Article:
Yet while there can be no denying that Whistle And I'll Come To You is a good old-fashioned ghost story, there are some doubts as to the true nature of the threat in Joz Rhodes' script for Hinckley's Drop. Like The Babadook, there are plenty of psychological explanations for the terrifying visions surrounding Samuel. This could easily be the imagination of a deeply disturbed man grieving a seriously traumatic personal loss. We are given clues and hints throughout the film's pretty substantial 26-minute runtime, but nothing that truly settles the mystery either way, and for this Vidler and Rhodes should be applauded. It's refreshing to see cerebral, thought-provoking genre storytelling and this is something that Hinckley's Drop delivers in spades.
Of course, while marvellous visuals and some brains are to be applauded, one of the key areas for a horror story is just how scary it is. Suffice it to say, Hinckley's Drop delivers the frights. From it's pulse-pounding opening scene high above the rolling sea, to a genuine jolt with a mobile phone screen to the spectral presences in Samuel's nightmares, there's plenty to keep viewers on the edge of their seat. Fans of M.R. James may also be 'pleased' to see a familiar malevolent flapping shroud make a couple of heart-stopping appearances too.
However, arguably the creepiest scene comes via a simple telephone conversation in which hints of something truly nightmarish are delivered and we are encouraged to use our imaginations to fill in the gaps. Brrrrrr!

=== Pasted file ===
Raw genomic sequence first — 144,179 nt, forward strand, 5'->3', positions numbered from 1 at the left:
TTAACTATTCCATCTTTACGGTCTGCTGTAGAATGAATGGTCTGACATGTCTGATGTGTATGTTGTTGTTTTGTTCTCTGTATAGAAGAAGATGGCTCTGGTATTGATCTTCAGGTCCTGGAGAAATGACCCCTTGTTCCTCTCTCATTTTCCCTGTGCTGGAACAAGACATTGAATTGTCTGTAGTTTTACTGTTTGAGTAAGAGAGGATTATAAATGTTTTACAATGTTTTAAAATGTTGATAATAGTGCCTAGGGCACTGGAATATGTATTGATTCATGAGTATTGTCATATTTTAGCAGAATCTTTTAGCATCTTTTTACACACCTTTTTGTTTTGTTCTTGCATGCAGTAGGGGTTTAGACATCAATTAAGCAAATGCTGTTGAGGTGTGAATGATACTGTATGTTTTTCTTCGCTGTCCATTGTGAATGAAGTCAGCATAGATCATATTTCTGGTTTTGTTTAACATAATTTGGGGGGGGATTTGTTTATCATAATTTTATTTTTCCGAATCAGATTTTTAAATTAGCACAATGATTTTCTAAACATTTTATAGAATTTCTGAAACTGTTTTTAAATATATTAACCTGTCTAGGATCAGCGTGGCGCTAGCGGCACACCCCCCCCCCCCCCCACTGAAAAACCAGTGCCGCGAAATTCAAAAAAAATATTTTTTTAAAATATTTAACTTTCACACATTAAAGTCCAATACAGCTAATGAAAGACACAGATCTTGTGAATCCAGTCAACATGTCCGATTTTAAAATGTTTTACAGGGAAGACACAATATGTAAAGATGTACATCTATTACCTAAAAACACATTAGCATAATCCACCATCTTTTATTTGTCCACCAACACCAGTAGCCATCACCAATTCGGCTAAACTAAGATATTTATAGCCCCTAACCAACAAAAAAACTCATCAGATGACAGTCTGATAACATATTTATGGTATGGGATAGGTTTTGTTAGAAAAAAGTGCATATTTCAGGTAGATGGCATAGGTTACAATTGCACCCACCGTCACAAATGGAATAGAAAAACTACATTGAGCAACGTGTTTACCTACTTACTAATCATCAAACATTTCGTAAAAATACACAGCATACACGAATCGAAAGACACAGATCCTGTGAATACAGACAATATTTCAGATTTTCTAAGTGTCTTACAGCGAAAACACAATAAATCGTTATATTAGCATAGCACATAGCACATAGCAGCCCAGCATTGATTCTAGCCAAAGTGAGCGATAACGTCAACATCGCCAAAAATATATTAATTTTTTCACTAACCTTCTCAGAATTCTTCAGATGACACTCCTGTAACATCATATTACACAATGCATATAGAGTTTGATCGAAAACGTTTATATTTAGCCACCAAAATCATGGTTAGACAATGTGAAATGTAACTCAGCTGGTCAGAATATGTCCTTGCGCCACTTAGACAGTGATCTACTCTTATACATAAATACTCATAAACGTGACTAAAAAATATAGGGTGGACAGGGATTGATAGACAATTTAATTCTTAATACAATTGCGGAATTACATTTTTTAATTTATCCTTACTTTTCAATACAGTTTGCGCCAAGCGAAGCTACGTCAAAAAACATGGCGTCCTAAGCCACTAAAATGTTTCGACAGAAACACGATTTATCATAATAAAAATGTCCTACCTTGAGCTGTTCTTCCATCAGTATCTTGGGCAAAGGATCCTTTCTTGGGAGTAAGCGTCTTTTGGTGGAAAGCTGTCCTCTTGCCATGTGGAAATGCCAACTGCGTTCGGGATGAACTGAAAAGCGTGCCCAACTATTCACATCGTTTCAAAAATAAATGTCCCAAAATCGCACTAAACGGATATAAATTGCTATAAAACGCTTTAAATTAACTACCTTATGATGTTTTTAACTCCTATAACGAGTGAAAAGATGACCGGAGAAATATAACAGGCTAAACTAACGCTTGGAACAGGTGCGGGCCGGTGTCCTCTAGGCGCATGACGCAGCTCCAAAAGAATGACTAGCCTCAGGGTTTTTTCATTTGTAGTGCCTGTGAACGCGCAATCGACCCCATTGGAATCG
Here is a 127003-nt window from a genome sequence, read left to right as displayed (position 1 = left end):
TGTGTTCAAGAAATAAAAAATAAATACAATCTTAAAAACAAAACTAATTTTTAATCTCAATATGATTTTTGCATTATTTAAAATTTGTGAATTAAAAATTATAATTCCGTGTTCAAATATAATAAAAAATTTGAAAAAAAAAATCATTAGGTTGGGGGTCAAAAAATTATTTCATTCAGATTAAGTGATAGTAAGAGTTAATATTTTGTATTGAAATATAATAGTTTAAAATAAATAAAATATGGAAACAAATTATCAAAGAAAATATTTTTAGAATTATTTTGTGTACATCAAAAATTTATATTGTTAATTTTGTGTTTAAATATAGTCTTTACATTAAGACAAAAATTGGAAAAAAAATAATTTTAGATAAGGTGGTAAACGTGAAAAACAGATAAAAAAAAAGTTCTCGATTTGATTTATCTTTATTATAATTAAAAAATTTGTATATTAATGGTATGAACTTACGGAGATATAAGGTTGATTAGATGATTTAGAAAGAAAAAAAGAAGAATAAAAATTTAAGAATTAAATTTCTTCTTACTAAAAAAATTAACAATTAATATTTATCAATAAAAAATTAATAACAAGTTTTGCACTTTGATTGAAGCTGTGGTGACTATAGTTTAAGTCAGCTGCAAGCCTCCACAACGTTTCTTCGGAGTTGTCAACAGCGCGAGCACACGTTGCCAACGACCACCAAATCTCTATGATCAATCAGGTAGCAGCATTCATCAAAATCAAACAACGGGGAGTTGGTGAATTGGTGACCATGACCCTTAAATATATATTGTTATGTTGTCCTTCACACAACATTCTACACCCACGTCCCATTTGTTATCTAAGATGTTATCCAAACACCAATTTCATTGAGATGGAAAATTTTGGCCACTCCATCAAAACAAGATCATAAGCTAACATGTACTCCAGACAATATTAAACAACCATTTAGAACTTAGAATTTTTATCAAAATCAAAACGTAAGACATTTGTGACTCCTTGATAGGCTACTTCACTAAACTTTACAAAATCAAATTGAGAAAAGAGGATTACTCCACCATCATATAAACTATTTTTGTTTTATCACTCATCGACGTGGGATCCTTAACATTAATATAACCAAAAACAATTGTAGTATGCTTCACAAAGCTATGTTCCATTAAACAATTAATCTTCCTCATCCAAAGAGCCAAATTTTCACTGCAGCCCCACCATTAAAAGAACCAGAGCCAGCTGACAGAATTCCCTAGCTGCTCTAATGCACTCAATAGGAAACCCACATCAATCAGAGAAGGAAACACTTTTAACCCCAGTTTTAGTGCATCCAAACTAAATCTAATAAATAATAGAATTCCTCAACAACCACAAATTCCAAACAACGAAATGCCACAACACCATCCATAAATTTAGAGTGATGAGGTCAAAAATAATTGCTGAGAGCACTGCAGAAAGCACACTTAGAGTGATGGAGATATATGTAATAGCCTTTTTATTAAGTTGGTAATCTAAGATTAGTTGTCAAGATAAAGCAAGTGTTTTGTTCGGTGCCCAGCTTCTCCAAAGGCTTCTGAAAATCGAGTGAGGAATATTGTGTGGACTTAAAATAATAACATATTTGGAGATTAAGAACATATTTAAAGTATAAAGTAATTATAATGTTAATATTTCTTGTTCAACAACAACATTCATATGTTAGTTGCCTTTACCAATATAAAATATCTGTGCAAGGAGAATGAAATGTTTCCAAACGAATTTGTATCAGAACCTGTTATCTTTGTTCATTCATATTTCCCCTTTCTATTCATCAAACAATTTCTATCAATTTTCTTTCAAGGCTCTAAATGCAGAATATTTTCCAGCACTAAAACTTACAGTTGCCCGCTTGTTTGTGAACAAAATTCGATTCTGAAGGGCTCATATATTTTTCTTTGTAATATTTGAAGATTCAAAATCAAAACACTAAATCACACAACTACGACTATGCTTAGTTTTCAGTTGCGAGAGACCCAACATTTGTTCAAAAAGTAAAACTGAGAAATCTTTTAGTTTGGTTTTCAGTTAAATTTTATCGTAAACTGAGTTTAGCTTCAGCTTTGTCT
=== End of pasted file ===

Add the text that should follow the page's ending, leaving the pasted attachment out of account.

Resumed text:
While I had strong words of praise for Hall's performance as Samuel, I would also care to single out the frankly fantastic Rathbone too. Adding a friendly face and warm heart to the isolated locale, he delivers some exposition without ever feeling like an info dump, and heightens the tension with his own dry delivery. 
I especially loved the line: 'People who get obsessed with The Drop tend to end up dead. Which doesn't please me, 'cause if there's one thing dead men don't do it's drink.' 
I hadn't seen Rathbone's work prior to this, but I shall be eagerly following it from now on. He's quite excellent.
Finally, let's return to the point at which this review started — the incredible North Yorkshire scenery. From the ominous empty, swaying fields of long grass, to the raw and beautiful seashore with its clusters of rocks and windswept sands, to the winding cobbled streets and stark, oppressive buildings — Saltburn/Whitby are as much characters of this film as anybody else. That Vidler is clearly in love with the area is apparent in every single shot, and having seen how startlingly breathtaking it is onscreen, I can utterly understand it.

SO WHERE'S IT AT? Hinckley's Drop is currently touring the festival circuit and, quite deservedly, is doing very well. If you'd like to check out when it may be coming to a screen near you, you're best off heading over to the short's Facebook page for all the latest info. Give it a like while you're there too, this is the sort of filmmaking that deserves your support

10 WORD WRAP-UP: A beautifully shot and thought-provoking psychological Yorkshire ghost story 

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Until next time, I hope you enjoyed your stay.


  1. Lovely review, thanks Hickey! Nice to see such heartwarming (or spine-chilling?) praise for our work - Joz Rhodes :)

    1. The pleasure was all mine, thank you for taking the time to read it!